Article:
Eventually the group I was with decided to make our way to a more spacious area to play. Before we all engaged in play, we talked about our boundaries and pronouns beforehand, as well as things that really turned us on. Just being able to talk about desire and hear other people’s desires was a huge turn on. I won’t divulge all the juicy details, but I will say that this was hands down the most beautiful, sensual group experience I have ever experienced. There were many orgasms, lots of laughter, and after-care. It honestly felt like a scene from a dream.

This queer-only play space provided opportunities to engage with group play in ways I had never done before. This space helped me reimagine pleasure, find language for desire, and gave me confidence in communicating my desires. Play, even with strangers, can and should be fun, exciting, vibrant, safe, and consensual. It’s a shame all kink and play spaces are not always like that.

This space helped me reimagine pleasure, find language for desire, and gave me confidence in communicating my desires.

What made this experience unique and different from a normal play party was just the openness for people to fully be themselves, whatever that may look like. We all were operating in a space where some sense of queerness was assumed instead of having heteronormativity be the default. I no longer had to worry about my queerness being useful only in the context of providing pleasure for a couple as a unicorn. I no longer had to worry about if I was seen as queer by those I wanted to engage with. I no longer had to be concerned or worry about the male gaze.

I think also with many play parties there’s a tendency for the space to feel hierarchical or intimidating, and often it is suggested to not go alone — especially if you are a woman or femme. The more I reflect on this idea, the more it feels concerning! The idea that some spaces for exploration can knowingly be unsafe speaks to a larger issue of just how much work we must do in talking about consent and power in all these spaces. And although I know it’s not all spaces, I’m curious about the ways we can make all play parties and spaces for exploration feel as comfortable and safe as this queer party I attended.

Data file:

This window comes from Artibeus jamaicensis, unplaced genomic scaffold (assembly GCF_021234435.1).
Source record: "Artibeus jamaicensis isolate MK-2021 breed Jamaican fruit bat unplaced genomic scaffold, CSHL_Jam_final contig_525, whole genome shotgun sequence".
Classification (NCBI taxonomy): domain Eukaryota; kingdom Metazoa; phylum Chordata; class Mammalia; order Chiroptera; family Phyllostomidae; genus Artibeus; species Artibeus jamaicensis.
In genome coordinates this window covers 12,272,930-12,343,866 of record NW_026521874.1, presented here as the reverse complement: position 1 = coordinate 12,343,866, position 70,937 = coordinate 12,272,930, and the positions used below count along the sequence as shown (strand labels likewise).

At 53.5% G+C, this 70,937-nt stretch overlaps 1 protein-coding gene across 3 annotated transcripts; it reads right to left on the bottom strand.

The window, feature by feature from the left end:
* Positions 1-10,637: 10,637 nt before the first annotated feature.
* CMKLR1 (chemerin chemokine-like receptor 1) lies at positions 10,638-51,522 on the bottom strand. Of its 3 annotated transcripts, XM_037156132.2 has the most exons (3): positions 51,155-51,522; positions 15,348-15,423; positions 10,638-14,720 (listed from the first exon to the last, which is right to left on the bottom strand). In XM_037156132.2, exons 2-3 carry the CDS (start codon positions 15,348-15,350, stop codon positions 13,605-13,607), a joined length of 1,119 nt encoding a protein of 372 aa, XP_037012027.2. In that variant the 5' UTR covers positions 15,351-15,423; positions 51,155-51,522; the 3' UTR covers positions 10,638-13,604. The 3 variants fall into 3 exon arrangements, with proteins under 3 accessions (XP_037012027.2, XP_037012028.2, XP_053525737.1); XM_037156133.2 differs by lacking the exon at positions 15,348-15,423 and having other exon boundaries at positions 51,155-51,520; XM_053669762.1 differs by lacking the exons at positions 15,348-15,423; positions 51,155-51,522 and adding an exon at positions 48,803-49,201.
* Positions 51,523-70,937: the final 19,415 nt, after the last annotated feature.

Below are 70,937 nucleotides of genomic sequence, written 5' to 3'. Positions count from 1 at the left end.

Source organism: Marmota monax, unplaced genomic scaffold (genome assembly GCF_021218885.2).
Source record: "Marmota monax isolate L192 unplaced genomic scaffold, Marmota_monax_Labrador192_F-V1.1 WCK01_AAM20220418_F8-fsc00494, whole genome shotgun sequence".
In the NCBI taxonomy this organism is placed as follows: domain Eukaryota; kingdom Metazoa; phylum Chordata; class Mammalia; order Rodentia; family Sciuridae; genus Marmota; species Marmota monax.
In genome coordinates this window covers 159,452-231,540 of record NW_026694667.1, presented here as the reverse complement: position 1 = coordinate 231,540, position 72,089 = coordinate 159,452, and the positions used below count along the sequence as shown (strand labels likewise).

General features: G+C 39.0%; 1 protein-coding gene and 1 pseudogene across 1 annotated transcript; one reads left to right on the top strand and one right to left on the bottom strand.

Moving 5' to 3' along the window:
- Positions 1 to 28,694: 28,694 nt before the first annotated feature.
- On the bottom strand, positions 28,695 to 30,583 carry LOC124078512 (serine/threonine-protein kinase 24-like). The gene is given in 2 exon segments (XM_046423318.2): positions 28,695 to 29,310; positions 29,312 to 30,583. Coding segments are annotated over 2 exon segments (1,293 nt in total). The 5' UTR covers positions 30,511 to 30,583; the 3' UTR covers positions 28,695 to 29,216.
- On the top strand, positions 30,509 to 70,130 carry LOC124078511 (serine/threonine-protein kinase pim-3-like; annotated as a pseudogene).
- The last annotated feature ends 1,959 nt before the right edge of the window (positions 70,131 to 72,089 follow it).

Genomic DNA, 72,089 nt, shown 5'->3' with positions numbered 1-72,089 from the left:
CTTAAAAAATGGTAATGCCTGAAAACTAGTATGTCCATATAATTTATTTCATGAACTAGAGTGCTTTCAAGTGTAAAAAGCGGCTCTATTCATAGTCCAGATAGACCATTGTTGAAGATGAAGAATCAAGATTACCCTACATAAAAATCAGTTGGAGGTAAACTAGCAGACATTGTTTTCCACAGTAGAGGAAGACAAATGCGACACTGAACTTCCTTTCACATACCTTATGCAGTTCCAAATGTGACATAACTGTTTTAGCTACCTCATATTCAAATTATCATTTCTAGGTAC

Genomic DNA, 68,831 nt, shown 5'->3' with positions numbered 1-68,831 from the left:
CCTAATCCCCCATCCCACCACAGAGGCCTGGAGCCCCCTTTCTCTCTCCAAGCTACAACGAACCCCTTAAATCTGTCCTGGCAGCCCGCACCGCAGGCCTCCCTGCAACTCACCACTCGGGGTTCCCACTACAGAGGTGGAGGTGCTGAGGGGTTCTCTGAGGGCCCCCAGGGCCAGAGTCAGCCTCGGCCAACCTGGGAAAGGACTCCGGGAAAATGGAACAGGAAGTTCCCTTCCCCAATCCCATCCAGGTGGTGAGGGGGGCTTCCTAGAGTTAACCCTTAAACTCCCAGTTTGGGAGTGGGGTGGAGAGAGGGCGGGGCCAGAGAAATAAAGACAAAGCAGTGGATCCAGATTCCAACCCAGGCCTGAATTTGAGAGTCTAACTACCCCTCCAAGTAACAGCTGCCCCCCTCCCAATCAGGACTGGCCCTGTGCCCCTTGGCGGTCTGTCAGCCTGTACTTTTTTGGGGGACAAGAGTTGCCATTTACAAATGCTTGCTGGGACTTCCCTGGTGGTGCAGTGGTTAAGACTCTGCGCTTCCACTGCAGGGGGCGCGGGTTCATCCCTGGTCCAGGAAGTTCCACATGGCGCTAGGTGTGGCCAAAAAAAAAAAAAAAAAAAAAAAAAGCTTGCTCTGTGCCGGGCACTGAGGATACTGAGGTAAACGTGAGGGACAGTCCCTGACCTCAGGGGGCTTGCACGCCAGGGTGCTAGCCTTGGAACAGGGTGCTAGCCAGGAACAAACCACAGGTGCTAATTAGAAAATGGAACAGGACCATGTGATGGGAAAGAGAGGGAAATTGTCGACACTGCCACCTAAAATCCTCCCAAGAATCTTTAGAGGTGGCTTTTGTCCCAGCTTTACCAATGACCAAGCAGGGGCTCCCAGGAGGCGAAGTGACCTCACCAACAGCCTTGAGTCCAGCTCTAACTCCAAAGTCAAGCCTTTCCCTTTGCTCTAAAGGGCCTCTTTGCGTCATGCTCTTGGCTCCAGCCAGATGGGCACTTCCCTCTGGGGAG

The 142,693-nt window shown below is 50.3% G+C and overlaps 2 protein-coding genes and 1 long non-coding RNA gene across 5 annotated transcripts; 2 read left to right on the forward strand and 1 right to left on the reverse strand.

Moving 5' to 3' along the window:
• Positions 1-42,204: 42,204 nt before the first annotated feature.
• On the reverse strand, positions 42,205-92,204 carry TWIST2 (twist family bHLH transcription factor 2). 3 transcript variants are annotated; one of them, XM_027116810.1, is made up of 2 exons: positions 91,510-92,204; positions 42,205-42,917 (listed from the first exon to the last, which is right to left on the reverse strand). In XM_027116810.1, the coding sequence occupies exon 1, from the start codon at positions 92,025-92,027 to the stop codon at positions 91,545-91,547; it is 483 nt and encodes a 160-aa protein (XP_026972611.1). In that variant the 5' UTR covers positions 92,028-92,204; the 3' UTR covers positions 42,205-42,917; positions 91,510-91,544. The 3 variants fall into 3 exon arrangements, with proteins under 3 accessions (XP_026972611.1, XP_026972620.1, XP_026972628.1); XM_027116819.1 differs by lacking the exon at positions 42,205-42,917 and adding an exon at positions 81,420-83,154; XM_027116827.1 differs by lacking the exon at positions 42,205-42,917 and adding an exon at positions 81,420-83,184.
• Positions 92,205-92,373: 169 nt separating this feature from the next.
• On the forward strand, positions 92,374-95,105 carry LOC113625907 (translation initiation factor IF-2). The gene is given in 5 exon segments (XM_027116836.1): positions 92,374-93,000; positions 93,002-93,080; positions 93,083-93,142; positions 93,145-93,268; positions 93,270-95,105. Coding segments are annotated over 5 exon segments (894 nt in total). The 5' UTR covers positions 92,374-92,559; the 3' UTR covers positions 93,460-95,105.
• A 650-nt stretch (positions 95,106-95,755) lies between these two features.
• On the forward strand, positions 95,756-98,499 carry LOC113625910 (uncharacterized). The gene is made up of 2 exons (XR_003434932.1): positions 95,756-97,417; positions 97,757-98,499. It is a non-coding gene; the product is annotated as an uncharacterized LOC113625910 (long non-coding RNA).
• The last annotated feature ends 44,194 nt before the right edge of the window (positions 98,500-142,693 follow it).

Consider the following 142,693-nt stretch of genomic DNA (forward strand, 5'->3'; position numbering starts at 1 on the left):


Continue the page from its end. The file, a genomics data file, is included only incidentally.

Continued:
I attended this queer party alone. I felt validated, I felt seen, I felt safe, I felt loved. This experience that felt like a scene from a dream will be with me for a lifetime. Even if I never attend another play party, I am thankful for the ways that I felt liberated. Thankful to have my “no” be respected. Thankful to have my desires be respected. Thankful for new friends. And thankful to now have this new sexual world to continue to explore however I wish.

Clio Cy is a queer non-binary (they/them) writer and artist whose work primarily focuses on identity, technology, sex, relationships, and intersections therein. They spend way too much time crying and plotting an eventual move to NYC. Their creative work can be viewed at www.clio-cy.com or on IG @clio.cy